It was further explained that users who are connected to city sewer but may not be using it or only seasonally utilizing the system will have to pay $54.50 a month. It is estimated that the increase should hold the city through the near future and there should be no additional increases barring a catastrophic event and provide an additional $23,000 annually into the sewer operational budget.

There was plenty of discussion in and around this topic and all factors were looked at from those who are allowed discounted rates to new plans for the city that may possibly impact additional rate increases. It was also mentioned that an investigation was launched and found the errors from a year ago, and that disciplinary action would be taken for those people or individuals involved in the error.

Along with the approval of the sewer rate increase, Ordinance 1500 (I&I Rates) the new rate structure was approved.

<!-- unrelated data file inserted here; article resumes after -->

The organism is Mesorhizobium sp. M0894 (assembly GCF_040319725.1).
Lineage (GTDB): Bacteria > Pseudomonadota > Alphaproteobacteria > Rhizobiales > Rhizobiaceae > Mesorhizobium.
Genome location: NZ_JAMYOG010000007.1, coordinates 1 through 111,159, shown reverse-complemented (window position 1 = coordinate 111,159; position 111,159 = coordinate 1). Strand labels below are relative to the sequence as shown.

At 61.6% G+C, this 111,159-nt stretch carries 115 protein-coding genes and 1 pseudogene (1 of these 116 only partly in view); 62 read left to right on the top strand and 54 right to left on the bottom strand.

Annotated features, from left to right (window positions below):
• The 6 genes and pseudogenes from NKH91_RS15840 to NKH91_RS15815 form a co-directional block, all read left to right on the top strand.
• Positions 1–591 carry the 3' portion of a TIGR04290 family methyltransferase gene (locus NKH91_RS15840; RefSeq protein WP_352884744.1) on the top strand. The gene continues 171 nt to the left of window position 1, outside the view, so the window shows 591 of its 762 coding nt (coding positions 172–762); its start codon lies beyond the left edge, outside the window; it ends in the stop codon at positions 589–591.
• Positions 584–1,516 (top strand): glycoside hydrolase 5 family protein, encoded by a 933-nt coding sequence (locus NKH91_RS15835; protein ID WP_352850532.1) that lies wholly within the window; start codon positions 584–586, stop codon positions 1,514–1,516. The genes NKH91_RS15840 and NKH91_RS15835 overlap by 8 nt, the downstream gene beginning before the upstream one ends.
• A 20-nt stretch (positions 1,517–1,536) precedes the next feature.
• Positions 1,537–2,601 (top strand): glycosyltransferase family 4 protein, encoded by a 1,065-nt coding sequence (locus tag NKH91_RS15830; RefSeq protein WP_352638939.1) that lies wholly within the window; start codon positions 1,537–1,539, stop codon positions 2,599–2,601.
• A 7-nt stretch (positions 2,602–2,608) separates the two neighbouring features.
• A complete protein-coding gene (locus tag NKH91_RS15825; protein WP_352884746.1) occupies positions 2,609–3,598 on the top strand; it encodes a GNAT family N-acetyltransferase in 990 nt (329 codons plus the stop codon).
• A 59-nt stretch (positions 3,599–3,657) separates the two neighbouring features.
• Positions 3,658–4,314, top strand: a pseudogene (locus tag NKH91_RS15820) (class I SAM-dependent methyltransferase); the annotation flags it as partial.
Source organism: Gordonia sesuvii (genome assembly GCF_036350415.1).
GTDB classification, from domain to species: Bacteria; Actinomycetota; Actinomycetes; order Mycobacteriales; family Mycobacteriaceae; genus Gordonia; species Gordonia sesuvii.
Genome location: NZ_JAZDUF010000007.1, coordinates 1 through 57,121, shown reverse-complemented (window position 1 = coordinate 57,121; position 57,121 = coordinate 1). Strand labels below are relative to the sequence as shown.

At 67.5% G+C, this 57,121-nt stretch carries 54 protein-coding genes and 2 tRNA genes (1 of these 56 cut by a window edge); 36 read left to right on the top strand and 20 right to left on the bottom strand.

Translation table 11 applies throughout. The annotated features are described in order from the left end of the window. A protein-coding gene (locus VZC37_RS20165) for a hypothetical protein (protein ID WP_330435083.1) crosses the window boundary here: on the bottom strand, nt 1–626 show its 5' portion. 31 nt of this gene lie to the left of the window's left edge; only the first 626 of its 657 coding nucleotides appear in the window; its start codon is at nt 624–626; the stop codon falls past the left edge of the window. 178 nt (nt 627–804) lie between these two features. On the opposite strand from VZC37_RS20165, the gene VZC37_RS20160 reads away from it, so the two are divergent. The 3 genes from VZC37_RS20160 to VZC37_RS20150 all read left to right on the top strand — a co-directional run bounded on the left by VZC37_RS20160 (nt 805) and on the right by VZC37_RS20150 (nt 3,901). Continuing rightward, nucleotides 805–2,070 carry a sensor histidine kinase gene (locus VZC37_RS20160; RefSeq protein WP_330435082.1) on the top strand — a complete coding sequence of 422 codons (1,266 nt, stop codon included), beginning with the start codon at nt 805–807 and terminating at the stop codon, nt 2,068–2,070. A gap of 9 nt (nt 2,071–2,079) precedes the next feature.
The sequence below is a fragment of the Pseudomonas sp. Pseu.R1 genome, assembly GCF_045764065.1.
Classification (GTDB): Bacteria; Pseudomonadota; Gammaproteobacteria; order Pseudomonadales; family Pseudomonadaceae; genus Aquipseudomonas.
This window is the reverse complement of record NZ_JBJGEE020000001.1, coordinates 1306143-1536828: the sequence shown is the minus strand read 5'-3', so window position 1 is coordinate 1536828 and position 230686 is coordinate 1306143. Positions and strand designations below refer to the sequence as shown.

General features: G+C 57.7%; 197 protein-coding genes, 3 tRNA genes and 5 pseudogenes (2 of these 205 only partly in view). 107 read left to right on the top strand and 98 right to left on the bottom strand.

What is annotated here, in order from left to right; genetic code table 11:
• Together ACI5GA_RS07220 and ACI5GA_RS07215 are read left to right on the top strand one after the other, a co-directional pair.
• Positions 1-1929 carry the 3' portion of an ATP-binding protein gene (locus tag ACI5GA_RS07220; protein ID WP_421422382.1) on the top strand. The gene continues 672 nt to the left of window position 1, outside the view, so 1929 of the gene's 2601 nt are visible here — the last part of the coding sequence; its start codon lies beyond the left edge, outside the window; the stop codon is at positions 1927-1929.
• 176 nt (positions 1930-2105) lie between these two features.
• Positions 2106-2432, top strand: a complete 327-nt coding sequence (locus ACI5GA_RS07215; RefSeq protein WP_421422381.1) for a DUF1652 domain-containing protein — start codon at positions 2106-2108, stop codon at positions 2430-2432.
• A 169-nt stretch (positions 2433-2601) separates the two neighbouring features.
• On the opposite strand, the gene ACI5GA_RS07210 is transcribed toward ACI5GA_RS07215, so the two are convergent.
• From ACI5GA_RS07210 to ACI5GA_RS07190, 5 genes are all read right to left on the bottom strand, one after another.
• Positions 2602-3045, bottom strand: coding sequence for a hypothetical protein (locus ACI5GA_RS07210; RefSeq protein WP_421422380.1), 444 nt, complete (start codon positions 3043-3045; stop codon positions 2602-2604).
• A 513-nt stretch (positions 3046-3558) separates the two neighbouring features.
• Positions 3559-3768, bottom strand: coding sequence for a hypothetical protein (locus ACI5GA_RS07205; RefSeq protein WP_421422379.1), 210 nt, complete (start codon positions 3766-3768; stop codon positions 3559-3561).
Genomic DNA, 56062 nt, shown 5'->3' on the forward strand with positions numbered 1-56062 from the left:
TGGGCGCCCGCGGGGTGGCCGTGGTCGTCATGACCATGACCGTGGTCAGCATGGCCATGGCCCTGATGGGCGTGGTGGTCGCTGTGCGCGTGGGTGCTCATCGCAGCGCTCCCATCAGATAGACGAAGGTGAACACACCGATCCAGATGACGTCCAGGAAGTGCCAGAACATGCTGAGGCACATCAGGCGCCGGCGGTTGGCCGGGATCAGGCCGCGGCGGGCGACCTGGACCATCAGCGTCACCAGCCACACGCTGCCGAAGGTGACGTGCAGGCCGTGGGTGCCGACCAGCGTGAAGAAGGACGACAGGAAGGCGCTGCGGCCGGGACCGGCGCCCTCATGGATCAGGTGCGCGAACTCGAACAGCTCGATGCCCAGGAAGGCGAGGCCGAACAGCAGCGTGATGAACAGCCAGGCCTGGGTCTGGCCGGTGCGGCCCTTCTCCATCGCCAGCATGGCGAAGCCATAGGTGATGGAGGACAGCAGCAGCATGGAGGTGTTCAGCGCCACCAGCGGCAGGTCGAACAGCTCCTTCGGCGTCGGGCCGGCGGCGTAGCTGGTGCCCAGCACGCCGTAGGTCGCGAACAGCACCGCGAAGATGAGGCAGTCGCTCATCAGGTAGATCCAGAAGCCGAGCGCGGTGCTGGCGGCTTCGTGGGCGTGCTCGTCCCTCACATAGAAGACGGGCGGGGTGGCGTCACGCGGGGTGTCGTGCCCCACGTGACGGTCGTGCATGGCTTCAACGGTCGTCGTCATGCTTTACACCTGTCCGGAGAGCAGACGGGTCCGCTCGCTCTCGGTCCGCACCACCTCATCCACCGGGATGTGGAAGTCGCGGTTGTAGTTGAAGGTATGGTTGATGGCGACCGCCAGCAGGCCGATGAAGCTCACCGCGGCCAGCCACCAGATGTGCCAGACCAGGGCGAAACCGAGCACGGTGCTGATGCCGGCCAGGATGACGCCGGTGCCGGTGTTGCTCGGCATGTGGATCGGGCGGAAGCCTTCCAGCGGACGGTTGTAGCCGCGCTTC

With the seasonably warm summer the city also brought out Ordinance 1501, Water Shortage Response Plan, as a first reading. This ordinance deals with possible potable water shortages based on the increased temperatures this year and what will take place if an emergency is declared.

Four stages of emergency implementation will be enacted should the city fall into an emergency situation. If it is determined that a potable water shortage exists or is imminent, Stage One will place residents into an odd and even daily watering schedule for three hour am and pm time slots. It also restricts restaurants to not serve water unless directly asked to help reduce dish washing.

Stage Two: (Includes Stage One restrictions); prohibits exterior washing of buildings, sidewalks, streets, etc., except as necessary for public safety. Also no filling of pools, spas ponds or artificial lakes and washing of vehicles or boats is prohibited.

Stage Three: (Includes both Stage One and Two); prohibits use of city water for irrigation and closes pools, wading pools and splash facilities.

Stage Four (Includes previous restrictions): prohibits all irrigation and outdoor use of city water. This stage also impacts commercial, industrial and institutional facilities as well to a greater extent. But keeps sanitation and fire protection available.